Art, Gardens and the Art of Gardening

Memorial Garden-July 2011

A work in progress, the 2-year old Memorial Garden at Stonewell.

For me, creating art and creating gardens spring from the same source; an impulse to create something beautiful and an effort to realize a vague image that inhabits my mind’s eye.

Not long ago, a garden visitor asked me if I’d been working on paintings  and what they were like. Caught off-guard and trying to conceal a sense of shame and embarrassment, I heard myself apologizing, ” lately,the gardens consume so much of my time that there is little left for studio work.”  Later, I asked myself why  I felt embarrassed and ashamed? I concluded that because painting is what a painter is meant to do, the other creative pursuits are self-indulgent distractions. Why do I feel that I should put less value on a garden than on a painting?” In my experience, to create a garden of enduring beauty is much more challenging and difficult than creating a painting of equal quality.  I’m sure that all the well-documented artists throughout history that have set their sights on making gardens would instantly agree.

When gardenmakers set out to create ‘juicy’ passages in a perennial garden (exuberant, colorful, visually stimulating plant combinations) that will sustain their ‘juice’ throughout the growing season, they are setting themselves to difficult challenges.  I try to compare it to a similar effort in painting but cannot. If I aim to create a juicy passage in a painting, I mix the color and brushstroke by brushstroke, apply the color where I want it. The effect is instantaneous and if I’m dissatisfied with the resultant picture, I change it. I can do this all day long, and I know that when I turn the lights off in the studio, at the end of the day, the painting, unlike a garden, is going to stay the same.

Not so, a garden. To create a garden, one must step into the role of stage director and the reliability of the cast is subject to all sorts of perils; weather, animal and insect predation, climate, soil conditions, disease and, yes, temperament. And, of course, this doesn’t take into consideration the fact that one must wait for an entire season, at the least, to witness the results of one’s labors and ideas. (Hmmm, I’d expected that pink weigela to echo the color of the Therese Bugnet rose 4 feet away…..odd that it’s such a deep wine color!)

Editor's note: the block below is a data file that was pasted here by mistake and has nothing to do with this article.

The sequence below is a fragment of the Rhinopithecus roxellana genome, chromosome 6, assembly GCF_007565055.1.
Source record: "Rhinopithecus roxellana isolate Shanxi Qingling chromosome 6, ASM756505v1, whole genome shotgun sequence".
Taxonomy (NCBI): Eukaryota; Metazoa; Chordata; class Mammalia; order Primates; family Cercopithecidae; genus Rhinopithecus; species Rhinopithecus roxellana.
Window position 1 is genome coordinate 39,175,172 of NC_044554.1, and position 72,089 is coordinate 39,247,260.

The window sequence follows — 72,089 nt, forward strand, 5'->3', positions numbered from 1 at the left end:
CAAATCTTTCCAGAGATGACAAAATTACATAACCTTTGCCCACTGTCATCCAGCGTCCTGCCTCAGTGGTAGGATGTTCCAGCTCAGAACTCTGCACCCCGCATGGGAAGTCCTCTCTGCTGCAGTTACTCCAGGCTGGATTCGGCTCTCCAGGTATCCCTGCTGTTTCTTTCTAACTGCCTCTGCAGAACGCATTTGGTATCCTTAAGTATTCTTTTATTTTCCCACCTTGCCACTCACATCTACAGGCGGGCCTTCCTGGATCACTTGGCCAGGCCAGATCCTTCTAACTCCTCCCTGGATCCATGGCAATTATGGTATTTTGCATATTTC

When I work on a painting I’m confident that the bluish-grey mauve color isn’t going to jump over to the other side of the painting when I’m not looking, as the Agastache will do in the garden. The shapes and forms that I’ve established with paint and brushes aren’t going to enlarge or decrease in size and obfuscate or abandon their supporting actors, as the hydrangeas will do alone or with severe deer-pruning, no matter how firmly I plant them in the ground.

I’m intrigued by this idea of contrasting painting with garden design. I will revisit this subject in the future. In the meantime, I’d like to invite other visual artist/gardeners to consider this subject and contact me if they would like to submit a visitor blog post to share their thoughts on the matter.

“Rock Stars” Get More Press

Following on the heels of Andrew’s recent feature in the NY Times, Andrew and his good friend and uber-rock star, Dan Snow, get more press. I guess that in an economy that is uncertain folks are looking for something that is rock solid. Well, they won’t be disappointed with investing in the work of these two master craftsmen. It doesn’t get better than this, really.

Rock On

You might commission a stone wall to keep prying eyes off your property, but if famed stone artisans Andrew Pighills and Dan Snow are the geniuses behind it, you’ll have more oglers than before. The master craftsmen work individually and in collaboration for those who favor rustic elegance and graceful geometry over a chipped-to-perfection look. So how do you decide if a dry stone wall is right for you? While the initial cost can be as heavy as the rocks they use, Pighills maintains, “you get a lifetime from a stone wall…and 12 to 15 years from a wood fence.” englishgardensandlandscaping.com, inthecompanyofstone.com

in the company of stone


NY Times, Thursday, July 7, 2011

Andrew in a rarely seen moment of relaxation in a stone structure he created for a private residence in Greenwich,CT.

For those of you who are interested in artisan  stonework, the NY Times is doing a piece on Andrew which will go national and is scheduled to appear in the Home and Garden section of the New York Times  tomorrow, Thursday, July 7th, 2011. If there’s an on-line link to the article I’ll post it here tomorrow.